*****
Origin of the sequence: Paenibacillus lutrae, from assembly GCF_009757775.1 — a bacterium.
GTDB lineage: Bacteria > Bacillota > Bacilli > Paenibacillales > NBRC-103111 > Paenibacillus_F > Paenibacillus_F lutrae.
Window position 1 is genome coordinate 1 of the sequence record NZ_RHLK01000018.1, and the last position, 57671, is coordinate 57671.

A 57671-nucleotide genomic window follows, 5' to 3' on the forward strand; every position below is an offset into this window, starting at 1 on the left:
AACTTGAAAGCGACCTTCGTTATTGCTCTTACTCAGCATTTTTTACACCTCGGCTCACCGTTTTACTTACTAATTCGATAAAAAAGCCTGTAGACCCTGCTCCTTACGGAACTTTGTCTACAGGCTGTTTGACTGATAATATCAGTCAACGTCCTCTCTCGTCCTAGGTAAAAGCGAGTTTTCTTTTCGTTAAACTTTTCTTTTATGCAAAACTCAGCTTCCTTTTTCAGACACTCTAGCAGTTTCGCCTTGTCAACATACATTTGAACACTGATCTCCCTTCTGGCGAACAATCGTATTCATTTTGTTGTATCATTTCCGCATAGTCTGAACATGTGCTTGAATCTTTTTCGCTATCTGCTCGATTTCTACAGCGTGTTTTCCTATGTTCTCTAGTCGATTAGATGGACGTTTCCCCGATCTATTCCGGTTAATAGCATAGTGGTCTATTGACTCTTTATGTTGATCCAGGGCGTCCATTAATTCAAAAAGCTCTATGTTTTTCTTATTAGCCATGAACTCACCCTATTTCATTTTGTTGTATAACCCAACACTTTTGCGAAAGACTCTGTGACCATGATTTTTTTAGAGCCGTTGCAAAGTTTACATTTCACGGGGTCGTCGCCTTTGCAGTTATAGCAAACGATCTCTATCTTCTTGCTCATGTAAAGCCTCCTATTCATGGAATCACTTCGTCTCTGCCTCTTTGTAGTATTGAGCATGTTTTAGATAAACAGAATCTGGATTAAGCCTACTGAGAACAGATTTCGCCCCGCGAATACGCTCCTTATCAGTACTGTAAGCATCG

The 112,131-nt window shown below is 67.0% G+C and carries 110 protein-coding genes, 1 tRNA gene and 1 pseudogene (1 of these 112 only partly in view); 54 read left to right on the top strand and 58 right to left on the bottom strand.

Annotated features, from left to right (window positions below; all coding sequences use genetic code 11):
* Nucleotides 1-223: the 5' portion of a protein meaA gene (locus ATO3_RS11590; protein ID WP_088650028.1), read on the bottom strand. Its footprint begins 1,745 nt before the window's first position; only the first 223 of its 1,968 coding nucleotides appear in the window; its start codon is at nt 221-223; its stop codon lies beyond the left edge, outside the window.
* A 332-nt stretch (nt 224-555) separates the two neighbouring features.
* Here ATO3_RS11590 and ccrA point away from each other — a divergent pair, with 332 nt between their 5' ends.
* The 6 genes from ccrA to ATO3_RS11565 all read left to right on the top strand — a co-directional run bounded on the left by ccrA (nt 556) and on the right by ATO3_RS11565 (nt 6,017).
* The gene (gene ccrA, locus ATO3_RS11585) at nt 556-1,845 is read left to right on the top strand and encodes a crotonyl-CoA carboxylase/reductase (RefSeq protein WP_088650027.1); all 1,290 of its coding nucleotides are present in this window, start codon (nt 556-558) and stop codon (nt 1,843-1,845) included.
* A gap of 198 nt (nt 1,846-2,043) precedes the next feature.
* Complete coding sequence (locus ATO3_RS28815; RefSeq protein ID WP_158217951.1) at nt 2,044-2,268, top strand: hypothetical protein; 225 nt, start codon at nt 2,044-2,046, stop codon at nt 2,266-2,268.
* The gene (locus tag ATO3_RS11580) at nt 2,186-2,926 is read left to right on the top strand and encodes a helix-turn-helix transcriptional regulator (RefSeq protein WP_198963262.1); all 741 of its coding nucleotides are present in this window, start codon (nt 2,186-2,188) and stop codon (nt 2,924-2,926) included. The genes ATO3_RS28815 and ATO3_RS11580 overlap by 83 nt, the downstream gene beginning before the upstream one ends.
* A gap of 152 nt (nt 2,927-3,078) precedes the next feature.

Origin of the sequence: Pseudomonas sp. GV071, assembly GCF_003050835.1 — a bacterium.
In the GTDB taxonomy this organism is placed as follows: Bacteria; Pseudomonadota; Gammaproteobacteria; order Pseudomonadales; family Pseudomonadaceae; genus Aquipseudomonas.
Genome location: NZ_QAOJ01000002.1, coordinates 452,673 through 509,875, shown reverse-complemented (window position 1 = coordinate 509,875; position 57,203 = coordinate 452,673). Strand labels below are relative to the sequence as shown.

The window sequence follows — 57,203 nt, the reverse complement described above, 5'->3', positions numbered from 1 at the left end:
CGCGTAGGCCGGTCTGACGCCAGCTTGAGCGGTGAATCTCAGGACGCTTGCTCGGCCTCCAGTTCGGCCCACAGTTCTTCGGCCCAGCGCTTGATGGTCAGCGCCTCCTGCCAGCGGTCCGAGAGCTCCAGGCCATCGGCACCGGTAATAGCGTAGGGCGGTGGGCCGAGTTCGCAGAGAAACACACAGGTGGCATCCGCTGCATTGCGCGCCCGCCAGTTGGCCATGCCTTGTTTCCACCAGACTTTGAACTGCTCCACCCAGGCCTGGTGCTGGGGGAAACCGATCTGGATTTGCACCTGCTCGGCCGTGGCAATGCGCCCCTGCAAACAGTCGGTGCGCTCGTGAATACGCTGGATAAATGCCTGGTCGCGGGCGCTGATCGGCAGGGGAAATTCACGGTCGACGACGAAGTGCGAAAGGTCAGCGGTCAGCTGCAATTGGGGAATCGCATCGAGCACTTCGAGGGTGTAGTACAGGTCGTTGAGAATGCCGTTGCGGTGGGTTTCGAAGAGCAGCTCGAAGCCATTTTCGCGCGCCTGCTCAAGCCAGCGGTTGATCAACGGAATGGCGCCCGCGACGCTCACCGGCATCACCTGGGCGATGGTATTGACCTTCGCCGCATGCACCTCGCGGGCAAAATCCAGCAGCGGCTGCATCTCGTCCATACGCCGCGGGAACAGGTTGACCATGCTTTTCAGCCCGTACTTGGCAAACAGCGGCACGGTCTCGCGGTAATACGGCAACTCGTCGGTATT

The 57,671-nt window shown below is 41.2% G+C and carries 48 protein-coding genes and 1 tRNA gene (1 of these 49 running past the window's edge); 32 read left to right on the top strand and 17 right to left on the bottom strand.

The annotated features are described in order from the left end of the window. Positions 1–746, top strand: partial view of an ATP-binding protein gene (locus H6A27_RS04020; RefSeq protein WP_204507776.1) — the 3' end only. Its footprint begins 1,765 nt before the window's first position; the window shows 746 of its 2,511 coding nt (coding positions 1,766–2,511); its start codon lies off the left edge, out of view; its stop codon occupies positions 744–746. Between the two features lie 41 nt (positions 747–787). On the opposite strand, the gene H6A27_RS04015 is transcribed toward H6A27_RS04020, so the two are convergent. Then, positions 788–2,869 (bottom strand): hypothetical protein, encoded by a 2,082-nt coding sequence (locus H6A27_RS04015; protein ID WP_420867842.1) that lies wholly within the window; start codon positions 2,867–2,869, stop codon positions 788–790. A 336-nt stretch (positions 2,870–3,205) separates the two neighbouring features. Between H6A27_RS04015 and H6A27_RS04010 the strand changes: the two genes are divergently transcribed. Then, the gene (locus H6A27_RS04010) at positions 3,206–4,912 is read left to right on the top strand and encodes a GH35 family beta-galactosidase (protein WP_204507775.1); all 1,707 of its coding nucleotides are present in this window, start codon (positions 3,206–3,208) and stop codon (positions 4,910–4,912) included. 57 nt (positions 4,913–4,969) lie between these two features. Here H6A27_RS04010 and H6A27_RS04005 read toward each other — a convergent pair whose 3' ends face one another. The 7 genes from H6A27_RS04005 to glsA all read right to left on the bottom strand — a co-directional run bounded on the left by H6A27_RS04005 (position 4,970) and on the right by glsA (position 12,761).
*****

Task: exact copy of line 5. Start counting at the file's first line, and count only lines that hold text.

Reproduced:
AACTTGAAAGCGACCTTCGTTATTGCTCTTACTCAGCATTTTTTACACCTCGGCTCACCGTTTTACTTACTAATTCGATAAAAAAGCCTGTAGACCCTGCTCCTTACGGAACTTTGTCTACAGGCTGTTTGACTGATAATATCAGTCAACGTCCTCTCTCGTCCTAGGTAAAAGCGAGTTTTCTTTTCGTTAAACTTTTCTTTTATGCAAAACTCAGCTTCCTTTTTCAGACACTCTAGCAGTTTCGCCTTGTCAACATACATTTGAACACTGATCTCCCTTCTGGCGAACAATCGTATTCATTTTGTTGTATCATTTCCGCATAGTCTGAACATGTGCTTGAATCTTTTTCGCTATCTGCTCGATTTCTACAGCGTGTTTTCCTATGTTCTCTAGTCGATTAGATGGACGTTTCCCCGATCTATTCCGGTTAATAGCATAGTGGTCTATTGACTCTTTATGTTGATCCAGGGCGTCCATTAATTCAAAAAGCTCTATGTTTTTCTTATTAGCCATGAACTCACCCTATTTCATTTTGTTGTATAACCCAACACTTTTGCGAAAGACTCTGTGACCATGATTTTTTTAGAGCCGTTGCAAAGTTTACATTTCACGGGGTCGTCGCCTTTGCAGTTATAGCAAACGATCTCTATCTTCTTGCTCATGTAAAGCCTCCTATTCATGGAATCACTTCGTCTCTGCCTCTTTGTAGTATTGAGCATGTTTTAGATAAACAGAATCTGGATTAAGCCTACTGAGAACAGATTTCGCCCCGCGAATACGCTCCTTATCAGTACTGTAAGCATCG